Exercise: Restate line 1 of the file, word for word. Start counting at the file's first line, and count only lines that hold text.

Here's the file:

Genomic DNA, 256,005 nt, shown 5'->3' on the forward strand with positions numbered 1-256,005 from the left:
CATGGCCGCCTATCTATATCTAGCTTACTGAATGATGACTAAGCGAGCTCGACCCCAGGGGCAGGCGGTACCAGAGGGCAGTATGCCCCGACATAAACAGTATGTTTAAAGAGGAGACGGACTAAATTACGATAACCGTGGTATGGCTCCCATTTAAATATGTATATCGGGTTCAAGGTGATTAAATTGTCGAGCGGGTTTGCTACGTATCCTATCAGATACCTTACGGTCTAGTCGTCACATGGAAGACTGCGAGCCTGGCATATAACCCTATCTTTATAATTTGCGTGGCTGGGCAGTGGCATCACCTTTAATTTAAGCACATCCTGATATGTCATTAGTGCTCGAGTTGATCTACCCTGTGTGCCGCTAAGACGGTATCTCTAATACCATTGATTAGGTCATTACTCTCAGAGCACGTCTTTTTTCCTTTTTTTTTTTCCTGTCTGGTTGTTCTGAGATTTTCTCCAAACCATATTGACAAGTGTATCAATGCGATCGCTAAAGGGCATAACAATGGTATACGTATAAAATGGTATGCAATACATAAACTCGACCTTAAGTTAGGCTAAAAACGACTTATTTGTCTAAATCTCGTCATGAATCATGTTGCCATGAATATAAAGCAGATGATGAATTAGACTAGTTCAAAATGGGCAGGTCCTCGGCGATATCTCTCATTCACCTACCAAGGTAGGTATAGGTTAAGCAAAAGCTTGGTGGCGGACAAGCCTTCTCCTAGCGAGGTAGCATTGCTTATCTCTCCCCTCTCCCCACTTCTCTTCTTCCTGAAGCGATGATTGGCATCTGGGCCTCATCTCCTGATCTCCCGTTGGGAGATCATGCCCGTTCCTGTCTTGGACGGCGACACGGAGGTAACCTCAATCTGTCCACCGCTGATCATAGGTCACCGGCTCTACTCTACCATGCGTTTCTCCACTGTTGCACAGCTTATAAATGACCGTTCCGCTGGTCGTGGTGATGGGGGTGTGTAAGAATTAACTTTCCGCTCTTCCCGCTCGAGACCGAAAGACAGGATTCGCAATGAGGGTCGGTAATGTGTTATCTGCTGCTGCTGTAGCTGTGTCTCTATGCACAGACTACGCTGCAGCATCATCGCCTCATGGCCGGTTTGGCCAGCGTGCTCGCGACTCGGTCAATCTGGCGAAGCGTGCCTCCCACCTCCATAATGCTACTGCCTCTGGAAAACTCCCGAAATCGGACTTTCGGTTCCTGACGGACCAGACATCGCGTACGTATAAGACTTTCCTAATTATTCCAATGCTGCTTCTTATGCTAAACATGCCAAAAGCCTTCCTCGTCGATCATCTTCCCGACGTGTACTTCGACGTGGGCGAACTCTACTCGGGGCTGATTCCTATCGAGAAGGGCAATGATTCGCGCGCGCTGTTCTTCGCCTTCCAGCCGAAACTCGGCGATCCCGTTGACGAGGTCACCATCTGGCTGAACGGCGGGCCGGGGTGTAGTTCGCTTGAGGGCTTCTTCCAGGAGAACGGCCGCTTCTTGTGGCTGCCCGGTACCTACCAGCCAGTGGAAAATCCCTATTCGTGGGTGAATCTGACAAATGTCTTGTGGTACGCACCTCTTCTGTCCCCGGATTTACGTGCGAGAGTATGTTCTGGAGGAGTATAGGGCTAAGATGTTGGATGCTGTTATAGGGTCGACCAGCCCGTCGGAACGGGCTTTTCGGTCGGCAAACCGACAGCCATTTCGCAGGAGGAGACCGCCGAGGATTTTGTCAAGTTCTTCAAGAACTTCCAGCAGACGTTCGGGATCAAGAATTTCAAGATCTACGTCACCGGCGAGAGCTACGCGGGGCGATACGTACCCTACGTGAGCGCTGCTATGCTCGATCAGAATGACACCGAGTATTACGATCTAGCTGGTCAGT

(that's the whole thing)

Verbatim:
Genomic DNA, 256,005 nt, shown 5'->3' on the forward strand with positions numbered 1-256,005 from the left: